Collecting spatial information on fisheries catch and effort is essential to understanding the spatial processes of exploited population dynamics and to manage heterogeneously distributed resources and uses. The use of fishers' knowledge through geographical information systems (GISs) is increasingly considered as a promising source of local information on small-scale coastal fisheries. In this paper we describe the first framework for mapping entire small-scale coastal fisheries using fishers' knowledge on catch size and fishing effort. Four mangrove and coral reef fisheries targeting invertebrates or finfish in New Caledonia (southwest Pacific) were mapped following a five-step framework: (i) stratified random sampling of regular fishers; (ii) collection of fishers' knowledge of fishing areas, fishing effort, and catch size through map-based interviews; (iii) data integration into a spatial geodatabase; (iv) statistical extrapolation of fisher data to the fishery scale; and (v) mapping of catch, effort, and catch per unit effort (CPUE) for each fishery using a GIS overlay procedure. We found evidence that fishers' knowledge supplied precise and accurate quantitative and spatial information on catch size, fishing effort and CPUE for entire fisheries. Fisheries maps captured the fine-scale spatial distribution of fishing activities in a variety of ways according to target taxa, gear type, and home ports. Applications include area-based marine conservation planning and fishery monitoring, management, and governance. This integrated framework can be generalized to a large range of data-poor coastal and inland small-scale fisheries.
The role of fisheries and the environment in driving the decline of elasmobranchs in the northern Adriatic Sea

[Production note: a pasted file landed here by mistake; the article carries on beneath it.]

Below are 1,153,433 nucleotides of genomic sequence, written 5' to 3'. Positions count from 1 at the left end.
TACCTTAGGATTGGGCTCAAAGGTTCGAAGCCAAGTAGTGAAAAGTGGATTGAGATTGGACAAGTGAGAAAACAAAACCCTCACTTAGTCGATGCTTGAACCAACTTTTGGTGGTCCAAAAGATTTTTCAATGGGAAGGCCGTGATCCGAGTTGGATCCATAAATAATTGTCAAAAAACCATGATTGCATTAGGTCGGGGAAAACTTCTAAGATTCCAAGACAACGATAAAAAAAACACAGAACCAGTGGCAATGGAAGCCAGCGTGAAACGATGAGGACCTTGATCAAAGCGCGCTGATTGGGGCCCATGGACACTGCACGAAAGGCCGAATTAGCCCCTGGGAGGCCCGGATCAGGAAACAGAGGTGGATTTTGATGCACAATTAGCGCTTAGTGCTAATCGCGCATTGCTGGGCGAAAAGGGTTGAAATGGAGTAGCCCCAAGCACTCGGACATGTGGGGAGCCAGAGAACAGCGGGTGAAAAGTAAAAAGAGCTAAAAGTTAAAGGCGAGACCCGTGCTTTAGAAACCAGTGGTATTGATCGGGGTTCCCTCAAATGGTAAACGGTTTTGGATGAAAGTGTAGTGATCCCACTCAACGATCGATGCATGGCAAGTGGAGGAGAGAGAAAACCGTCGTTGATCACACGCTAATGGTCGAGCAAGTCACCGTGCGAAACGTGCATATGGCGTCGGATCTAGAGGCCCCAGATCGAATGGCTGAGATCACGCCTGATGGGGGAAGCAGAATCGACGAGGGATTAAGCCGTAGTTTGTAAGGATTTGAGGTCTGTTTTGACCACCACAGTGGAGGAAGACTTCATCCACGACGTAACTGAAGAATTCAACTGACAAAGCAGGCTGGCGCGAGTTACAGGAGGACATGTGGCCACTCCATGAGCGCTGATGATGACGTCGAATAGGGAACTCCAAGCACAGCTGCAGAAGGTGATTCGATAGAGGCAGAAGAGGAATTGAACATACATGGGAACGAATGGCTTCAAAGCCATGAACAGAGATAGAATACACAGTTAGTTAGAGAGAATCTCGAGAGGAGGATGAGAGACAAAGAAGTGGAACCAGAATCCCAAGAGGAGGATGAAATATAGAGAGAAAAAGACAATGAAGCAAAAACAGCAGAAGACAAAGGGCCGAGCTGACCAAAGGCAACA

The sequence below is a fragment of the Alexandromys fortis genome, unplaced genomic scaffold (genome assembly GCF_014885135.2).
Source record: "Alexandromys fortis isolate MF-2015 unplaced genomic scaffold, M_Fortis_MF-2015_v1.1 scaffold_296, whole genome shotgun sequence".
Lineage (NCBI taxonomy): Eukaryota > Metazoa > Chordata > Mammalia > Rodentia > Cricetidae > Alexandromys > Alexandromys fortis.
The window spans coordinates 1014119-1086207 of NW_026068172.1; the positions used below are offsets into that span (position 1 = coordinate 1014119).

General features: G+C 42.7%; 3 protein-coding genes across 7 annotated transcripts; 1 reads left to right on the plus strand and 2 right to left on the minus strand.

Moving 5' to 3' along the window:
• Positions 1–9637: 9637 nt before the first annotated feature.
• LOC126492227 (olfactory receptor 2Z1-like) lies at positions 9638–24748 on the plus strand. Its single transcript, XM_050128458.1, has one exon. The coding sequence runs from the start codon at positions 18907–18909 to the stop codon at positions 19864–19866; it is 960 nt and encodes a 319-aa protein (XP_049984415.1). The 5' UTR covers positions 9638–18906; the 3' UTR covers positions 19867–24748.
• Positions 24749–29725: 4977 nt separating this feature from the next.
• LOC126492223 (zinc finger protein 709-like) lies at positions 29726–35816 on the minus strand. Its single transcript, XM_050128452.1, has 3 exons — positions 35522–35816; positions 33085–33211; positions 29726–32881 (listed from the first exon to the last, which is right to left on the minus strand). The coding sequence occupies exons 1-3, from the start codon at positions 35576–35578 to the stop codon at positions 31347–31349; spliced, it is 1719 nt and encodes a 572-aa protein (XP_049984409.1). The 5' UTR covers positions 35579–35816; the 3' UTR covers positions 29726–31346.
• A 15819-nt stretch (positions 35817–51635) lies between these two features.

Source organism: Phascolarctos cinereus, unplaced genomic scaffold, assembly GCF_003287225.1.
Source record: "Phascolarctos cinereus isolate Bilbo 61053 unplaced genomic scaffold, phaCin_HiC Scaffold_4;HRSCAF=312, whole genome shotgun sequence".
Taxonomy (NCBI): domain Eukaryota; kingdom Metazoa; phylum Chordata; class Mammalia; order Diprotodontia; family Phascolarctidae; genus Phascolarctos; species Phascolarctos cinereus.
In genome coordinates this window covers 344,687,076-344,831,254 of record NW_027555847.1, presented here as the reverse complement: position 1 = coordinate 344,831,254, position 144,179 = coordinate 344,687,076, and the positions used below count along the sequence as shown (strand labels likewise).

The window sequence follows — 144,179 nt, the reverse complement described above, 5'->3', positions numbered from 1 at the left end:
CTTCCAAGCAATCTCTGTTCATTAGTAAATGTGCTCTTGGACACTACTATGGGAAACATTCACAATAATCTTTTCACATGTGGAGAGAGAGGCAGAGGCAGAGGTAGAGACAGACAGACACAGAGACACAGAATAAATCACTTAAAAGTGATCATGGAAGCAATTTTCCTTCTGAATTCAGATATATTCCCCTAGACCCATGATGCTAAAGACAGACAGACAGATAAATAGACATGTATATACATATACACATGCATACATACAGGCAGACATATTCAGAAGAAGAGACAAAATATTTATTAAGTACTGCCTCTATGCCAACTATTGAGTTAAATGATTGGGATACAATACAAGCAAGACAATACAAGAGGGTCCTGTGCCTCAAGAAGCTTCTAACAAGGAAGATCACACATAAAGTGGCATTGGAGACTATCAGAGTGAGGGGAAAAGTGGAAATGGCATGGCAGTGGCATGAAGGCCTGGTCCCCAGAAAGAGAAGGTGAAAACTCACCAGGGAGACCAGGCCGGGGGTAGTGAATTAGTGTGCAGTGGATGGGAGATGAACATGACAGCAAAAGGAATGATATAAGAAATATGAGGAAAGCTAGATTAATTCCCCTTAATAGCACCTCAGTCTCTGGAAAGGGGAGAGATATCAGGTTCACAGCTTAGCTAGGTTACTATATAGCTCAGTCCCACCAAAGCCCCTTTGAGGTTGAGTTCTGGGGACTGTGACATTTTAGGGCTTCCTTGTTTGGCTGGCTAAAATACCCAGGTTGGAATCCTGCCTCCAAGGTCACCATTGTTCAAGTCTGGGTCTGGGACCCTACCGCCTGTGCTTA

Elasmobranch populations are declining worldwide, calling for urgent assessment of fishery exploitation and application of effective conservation strategies. Here, we applied a novel approach, integrating long-term time-series of landings (1945–2012) and extensive surveys at the fish market of Chioggia, Italy, home of the major fishing fleet of the northern Adriatic Sea, to evaluate the status of elasmobranch populations and fisheries in the one of the most fished Mediterranean basins. The time-series highlight a dramatic decline in elasmobranch landings, particularly for skates and catsharks (Scyliorhinus spp.), whose current catch rates are 2.4 and 10.6% of the average 1940s levels, respectively. These data likely reflect similar large reductions in abundance, as indicated by the analysis of catch-per unit-effort time-series. The biomass of landed skates and catsharks showed regular fluctuations that disappeared after the collapse of the landings. Elasmobranch market composition, assessed through the sampling of 11 900 specimens from 2006 to 2013, included 14 species, but was dominated by just two: Mustelus mustelus and M. punctulatus, which represented more than 60% of the catch. The proportion of sexually immature individuals was generally very high, up to 83% of landed females and 71% of landed males, depending on the species. Although some correlations were detected between landings and local hydrography or climatic indices, the analyses of landings and surveys at the fish market identified fishery exploitation as the main driver of the striking, long-term elasmobranch decline in the northern Adriatic Sea, calling for urgent management actions to improve the conservation status of these fish.